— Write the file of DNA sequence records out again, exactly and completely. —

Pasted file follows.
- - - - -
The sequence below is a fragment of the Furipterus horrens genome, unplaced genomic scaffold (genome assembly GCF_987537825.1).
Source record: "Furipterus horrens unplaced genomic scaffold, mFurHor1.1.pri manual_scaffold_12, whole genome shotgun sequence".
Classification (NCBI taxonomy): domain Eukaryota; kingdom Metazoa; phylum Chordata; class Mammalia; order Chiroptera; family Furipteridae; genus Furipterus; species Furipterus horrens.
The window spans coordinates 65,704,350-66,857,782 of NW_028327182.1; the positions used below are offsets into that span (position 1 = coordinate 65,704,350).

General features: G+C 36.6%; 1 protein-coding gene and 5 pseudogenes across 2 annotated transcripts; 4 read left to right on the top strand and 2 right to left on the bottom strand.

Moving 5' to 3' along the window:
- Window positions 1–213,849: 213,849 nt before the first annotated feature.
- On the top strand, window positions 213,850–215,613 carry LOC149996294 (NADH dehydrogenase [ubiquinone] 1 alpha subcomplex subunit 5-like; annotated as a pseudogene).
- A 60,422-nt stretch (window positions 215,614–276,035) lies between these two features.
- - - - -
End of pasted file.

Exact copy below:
The sequence below is a fragment of the Furipterus horrens genome, unplaced genomic scaffold (genome assembly GCF_987537825.1).
Source record: "Furipterus horrens unplaced genomic scaffold, mFurHor1.1.pri manual_scaffold_12, whole genome shotgun sequence".
Classification (NCBI taxonomy): domain Eukaryota; kingdom Metazoa; phylum Chordata; class Mammalia; order Chiroptera; family Furipteridae; genus Furipterus; species Furipterus horrens.
The window spans coordinates 65,704,350-66,857,782 of NW_028327182.1; the positions used below are offsets into that span (position 1 = coordinate 65,704,350).

General features: G+C 36.6%; 1 protein-coding gene and 5 pseudogenes across 2 annotated transcripts; 4 read left to right on the top strand and 2 right to left on the bottom strand.

Moving 5' to 3' along the window:
- Window positions 1–213,849: 213,849 nt before the first annotated feature.
- On the top strand, window positions 213,850–215,613 carry LOC149996294 (NADH dehydrogenase [ubiquinone] 1 alpha subcomplex subunit 5-like; annotated as a pseudogene).
- A 60,422-nt stretch (window positions 215,614–276,035) lies between these two features.